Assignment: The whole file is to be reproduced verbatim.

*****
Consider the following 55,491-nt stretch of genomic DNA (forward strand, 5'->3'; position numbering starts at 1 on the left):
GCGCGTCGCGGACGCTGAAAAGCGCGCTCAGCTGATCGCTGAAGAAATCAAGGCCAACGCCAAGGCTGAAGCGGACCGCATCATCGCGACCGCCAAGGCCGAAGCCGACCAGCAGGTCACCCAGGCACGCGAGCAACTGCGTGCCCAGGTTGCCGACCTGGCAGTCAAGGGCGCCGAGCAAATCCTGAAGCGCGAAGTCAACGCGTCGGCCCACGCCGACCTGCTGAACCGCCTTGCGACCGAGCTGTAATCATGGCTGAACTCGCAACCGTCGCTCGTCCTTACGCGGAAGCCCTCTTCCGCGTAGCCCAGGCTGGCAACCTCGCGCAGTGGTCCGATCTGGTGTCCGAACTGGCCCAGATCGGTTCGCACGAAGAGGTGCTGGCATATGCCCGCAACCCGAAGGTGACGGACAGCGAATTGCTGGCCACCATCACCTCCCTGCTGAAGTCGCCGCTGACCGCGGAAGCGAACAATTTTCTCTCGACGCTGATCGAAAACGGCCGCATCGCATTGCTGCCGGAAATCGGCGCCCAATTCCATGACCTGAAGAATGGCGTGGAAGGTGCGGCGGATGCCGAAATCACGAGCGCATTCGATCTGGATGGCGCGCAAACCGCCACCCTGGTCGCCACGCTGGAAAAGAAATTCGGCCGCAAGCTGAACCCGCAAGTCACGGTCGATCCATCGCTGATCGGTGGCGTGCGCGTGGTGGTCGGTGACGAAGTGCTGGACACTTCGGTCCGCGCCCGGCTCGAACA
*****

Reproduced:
Consider the following 55,491-nt stretch of genomic DNA (forward strand, 5'->3'; position numbering starts at 1 on the left):
GCGCGTCGCGGACGCTGAAAAGCGCGCTCAGCTGATCGCTGAAGAAATCAAGGCCAACGCCAAGGCTGAAGCGGACCGCATCATCGCGACCGCCAAGGCCGAAGCCGACCAGCAGGTCACCCAGGCACGCGAGCAACTGCGTGCCCAGGTTGCCGACCTGGCAGTCAAGGGCGCCGAGCAAATCCTGAAGCGCGAAGTCAACGCGTCGGCCCACGCCGACCTGCTGAACCGCCTTGCGACCGAGCTGTAATCATGGCTGAACTCGCAACCGTCGCTCGTCCTTACGCGGAAGCCCTCTTCCGCGTAGCCCAGGCTGGCAACCTCGCGCAGTGGTCCGATCTGGTGTCCGAACTGGCCCAGATCGGTTCGCACGAAGAGGTGCTGGCATATGCCCGCAACCCGAAGGTGACGGACAGCGAATTGCTGGCCACCATCACCTCCCTGCTGAAGTCGCCGCTGACCGCGGAAGCGAACAATTTTCTCTCGACGCTGATCGAAAACGGCCGCATCGCATTGCTGCCGGAAATCGGCGCCCAATTCCATGACCTGAAGAATGGCGTGGAAGGTGCGGCGGATGCCGAAATCACGAGCGCATTCGATCTGGATGGCGCGCAAACCGCCACCCTGGTCGCCACGCTGGAAAAGAAATTCGGCCGCAAGCTGAACCCGCAAGTCACGGTCGATCCATCGCTGATCGGTGGCGTGCGCGTGGTGGTCGGTGACGAAGTGCTGGACACTTCGGTCCGCGCCCGGCTCGAACA